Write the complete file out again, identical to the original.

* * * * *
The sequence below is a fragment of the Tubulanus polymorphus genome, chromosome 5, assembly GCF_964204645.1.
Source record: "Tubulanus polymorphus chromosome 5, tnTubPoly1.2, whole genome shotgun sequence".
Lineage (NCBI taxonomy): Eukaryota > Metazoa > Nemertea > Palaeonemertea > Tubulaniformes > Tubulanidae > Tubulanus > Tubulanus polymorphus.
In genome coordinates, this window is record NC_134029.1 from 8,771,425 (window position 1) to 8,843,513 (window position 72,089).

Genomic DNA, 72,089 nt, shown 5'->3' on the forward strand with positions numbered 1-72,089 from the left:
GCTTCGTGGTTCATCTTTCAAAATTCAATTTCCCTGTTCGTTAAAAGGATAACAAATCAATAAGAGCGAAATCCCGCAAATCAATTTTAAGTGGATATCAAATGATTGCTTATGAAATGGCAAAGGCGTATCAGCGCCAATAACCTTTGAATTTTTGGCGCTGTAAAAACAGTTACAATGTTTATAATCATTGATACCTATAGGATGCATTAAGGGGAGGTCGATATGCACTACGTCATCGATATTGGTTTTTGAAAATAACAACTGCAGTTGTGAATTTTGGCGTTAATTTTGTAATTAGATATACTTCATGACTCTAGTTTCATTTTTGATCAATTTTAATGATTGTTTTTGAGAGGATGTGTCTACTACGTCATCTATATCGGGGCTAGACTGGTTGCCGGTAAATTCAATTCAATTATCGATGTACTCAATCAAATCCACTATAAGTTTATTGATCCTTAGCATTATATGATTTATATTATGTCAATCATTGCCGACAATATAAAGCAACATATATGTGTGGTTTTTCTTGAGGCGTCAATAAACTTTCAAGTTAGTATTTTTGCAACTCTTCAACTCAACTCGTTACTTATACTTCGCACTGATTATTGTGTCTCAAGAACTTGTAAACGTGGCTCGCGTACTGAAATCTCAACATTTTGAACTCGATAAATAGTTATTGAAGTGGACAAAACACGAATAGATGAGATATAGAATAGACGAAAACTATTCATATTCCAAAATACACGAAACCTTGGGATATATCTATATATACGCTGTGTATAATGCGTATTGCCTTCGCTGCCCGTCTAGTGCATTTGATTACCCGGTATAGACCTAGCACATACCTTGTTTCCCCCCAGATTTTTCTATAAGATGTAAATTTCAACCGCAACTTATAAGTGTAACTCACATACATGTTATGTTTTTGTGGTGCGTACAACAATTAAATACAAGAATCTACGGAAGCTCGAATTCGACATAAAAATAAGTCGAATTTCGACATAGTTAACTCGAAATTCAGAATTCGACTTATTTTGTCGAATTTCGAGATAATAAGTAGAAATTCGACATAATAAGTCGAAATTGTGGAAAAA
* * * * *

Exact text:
The sequence below is a fragment of the Tubulanus polymorphus genome, chromosome 5, assembly GCF_964204645.1.
Source record: "Tubulanus polymorphus chromosome 5, tnTubPoly1.2, whole genome shotgun sequence".
Lineage (NCBI taxonomy): Eukaryota > Metazoa > Nemertea > Palaeonemertea > Tubulaniformes > Tubulanidae > Tubulanus > Tubulanus polymorphus.
In genome coordinates, this window is record NC_134029.1 from 8,771,425 (window position 1) to 8,843,513 (window position 72,089).

Genomic DNA, 72,089 nt, shown 5'->3' on the forward strand with positions numbered 1-72,089 from the left:
GCTTCGTGGTTCATCTTTCAAAATTCAATTTCCCTGTTCGTTAAAAGGATAACAAATCAATAAGAGCGAAATCCCGCAAATCAATTTTAAGTGGATATCAAATGATTGCTTATGAAATGGCAAAGGCGTATCAGCGCCAATAACCTTTGAATTTTTGGCGCTGTAAAAACAGTTACAATGTTTATAATCATTGATACCTATAGGATGCATTAAGGGGAGGTCGATATGCACTACGTCATCGATATTGGTTTTTGAAAATAACAACTGCAGTTGTGAATTTTGGCGTTAATTTTGTAATTAGATATACTTCATGACTCTAGTTTCATTTTTGATCAATTTTAATGATTGTTTTTGAGAGGATGTGTCTACTACGTCATCTATATCGGGGCTAGACTGGTTGCCGGTAAATTCAATTCAATTATCGATGTACTCAATCAAATCCACTATAAGTTTATTGATCCTTAGCATTATATGATTTATATTATGTCAATCATTGCCGACAATATAAAGCAACATATATGTGTGGTTTTTCTTGAGGCGTCAATAAACTTTCAAGTTAGTATTTTTGCAACTCTTCAACTCAACTCGTTACTTATACTTCGCACTGATTATTGTGTCTCAAGAACTTGTAAACGTGGCTCGCGTACTGAAATCTCAACATTTTGAACTCGATAAATAGTTATTGAAGTGGACAAAACACGAATAGATGAGATATAGAATAGACGAAAACTATTCATATTCCAAAATACACGAAACCTTGGGATATATCTATATATACGCTGTGTATAATGCGTATTGCCTTCGCTGCCCGTCTAGTGCATTTGATTACCCGGTATAGACCTAGCACATACCTTGTTTCCCCCCAGATTTTTCTATAAGATGTAAATTTCAACCGCAACTTATAAGTGTAACTCACATACATGTTATGTTTTTGTGGTGCGTACAACAATTAAATACAAGAATCTACGGAAGCTCGAATTCGACATAAAAATAAGTCGAATTTCGACATAGTTAACTCGAAATTCAGAATTCGACTTATTTTGTCGAATTTCGAGATAATAAGTAGAAATTCGACATAATAAGTCGAAATTGTGGAAAAA